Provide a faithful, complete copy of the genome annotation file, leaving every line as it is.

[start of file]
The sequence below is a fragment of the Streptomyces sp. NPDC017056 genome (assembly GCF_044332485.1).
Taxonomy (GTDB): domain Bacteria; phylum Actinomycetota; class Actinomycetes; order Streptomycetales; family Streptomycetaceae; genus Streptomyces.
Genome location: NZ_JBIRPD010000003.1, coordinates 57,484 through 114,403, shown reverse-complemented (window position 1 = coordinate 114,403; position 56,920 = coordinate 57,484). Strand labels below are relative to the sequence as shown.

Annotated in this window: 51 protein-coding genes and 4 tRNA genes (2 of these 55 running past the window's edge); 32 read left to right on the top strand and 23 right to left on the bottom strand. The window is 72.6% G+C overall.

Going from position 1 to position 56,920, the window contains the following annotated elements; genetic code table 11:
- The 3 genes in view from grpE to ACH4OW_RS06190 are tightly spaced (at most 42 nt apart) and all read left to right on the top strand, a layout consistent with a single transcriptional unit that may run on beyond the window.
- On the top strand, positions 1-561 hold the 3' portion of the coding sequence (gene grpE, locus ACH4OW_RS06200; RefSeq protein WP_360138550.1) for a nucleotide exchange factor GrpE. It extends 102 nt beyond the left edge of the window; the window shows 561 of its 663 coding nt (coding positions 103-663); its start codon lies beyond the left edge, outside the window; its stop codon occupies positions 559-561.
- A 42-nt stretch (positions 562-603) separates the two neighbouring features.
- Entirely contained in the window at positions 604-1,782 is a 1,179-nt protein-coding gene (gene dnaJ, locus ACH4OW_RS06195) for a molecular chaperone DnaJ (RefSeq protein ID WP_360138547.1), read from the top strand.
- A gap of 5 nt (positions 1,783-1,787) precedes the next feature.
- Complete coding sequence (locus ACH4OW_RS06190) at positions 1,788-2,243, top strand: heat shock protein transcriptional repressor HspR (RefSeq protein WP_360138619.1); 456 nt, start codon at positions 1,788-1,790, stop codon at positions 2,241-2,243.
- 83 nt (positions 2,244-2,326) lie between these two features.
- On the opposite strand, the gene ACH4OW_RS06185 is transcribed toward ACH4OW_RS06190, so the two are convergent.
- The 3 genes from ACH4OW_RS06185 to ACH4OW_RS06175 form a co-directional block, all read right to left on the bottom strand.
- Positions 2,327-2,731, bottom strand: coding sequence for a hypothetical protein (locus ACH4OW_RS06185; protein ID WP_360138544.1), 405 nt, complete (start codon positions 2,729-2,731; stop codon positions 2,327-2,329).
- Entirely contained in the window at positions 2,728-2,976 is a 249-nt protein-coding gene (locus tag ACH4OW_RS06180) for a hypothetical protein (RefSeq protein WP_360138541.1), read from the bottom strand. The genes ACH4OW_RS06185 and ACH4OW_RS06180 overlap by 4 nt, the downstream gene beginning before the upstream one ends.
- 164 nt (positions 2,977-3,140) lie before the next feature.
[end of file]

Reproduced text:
The sequence below is a fragment of the Streptomyces sp. NPDC017056 genome (assembly GCF_044332485.1).
Taxonomy (GTDB): domain Bacteria; phylum Actinomycetota; class Actinomycetes; order Streptomycetales; family Streptomycetaceae; genus Streptomyces.
Genome location: NZ_JBIRPD010000003.1, coordinates 57,484 through 114,403, shown reverse-complemented (window position 1 = coordinate 114,403; position 56,920 = coordinate 57,484). Strand labels below are relative to the sequence as shown.

Annotated in this window: 51 protein-coding genes and 4 tRNA genes (2 of these 55 running past the window's edge); 32 read left to right on the top strand and 23 right to left on the bottom strand. The window is 72.6% G+C overall.

Going from position 1 to position 56,920, the window contains the following annotated elements; genetic code table 11:
- The 3 genes in view from grpE to ACH4OW_RS06190 are tightly spaced (at most 42 nt apart) and all read left to right on the top strand, a layout consistent with a single transcriptional unit that may run on beyond the window.
- On the top strand, positions 1-561 hold the 3' portion of the coding sequence (gene grpE, locus ACH4OW_RS06200; RefSeq protein WP_360138550.1) for a nucleotide exchange factor GrpE. It extends 102 nt beyond the left edge of the window; the window shows 561 of its 663 coding nt (coding positions 103-663); its start codon lies beyond the left edge, outside the window; its stop codon occupies positions 559-561.
- A 42-nt stretch (positions 562-603) separates the two neighbouring features.
- Entirely contained in the window at positions 604-1,782 is a 1,179-nt protein-coding gene (gene dnaJ, locus ACH4OW_RS06195) for a molecular chaperone DnaJ (RefSeq protein ID WP_360138547.1), read from the top strand.
- A gap of 5 nt (positions 1,783-1,787) precedes the next feature.
- Complete coding sequence (locus ACH4OW_RS06190) at positions 1,788-2,243, top strand: heat shock protein transcriptional repressor HspR (RefSeq protein WP_360138619.1); 456 nt, start codon at positions 1,788-1,790, stop codon at positions 2,241-2,243.
- 83 nt (positions 2,244-2,326) lie between these two features.
- On the opposite strand, the gene ACH4OW_RS06185 is transcribed toward ACH4OW_RS06190, so the two are convergent.
- The 3 genes from ACH4OW_RS06185 to ACH4OW_RS06175 form a co-directional block, all read right to left on the bottom strand.
- Positions 2,327-2,731, bottom strand: coding sequence for a hypothetical protein (locus ACH4OW_RS06185; protein ID WP_360138544.1), 405 nt, complete (start codon positions 2,729-2,731; stop codon positions 2,327-2,329).
- Entirely contained in the window at positions 2,728-2,976 is a 249-nt protein-coding gene (locus tag ACH4OW_RS06180) for a hypothetical protein (RefSeq protein WP_360138541.1), read from the bottom strand. The genes ACH4OW_RS06185 and ACH4OW_RS06180 overlap by 4 nt, the downstream gene beginning before the upstream one ends.
- 164 nt (positions 2,977-3,140) lie before the next feature.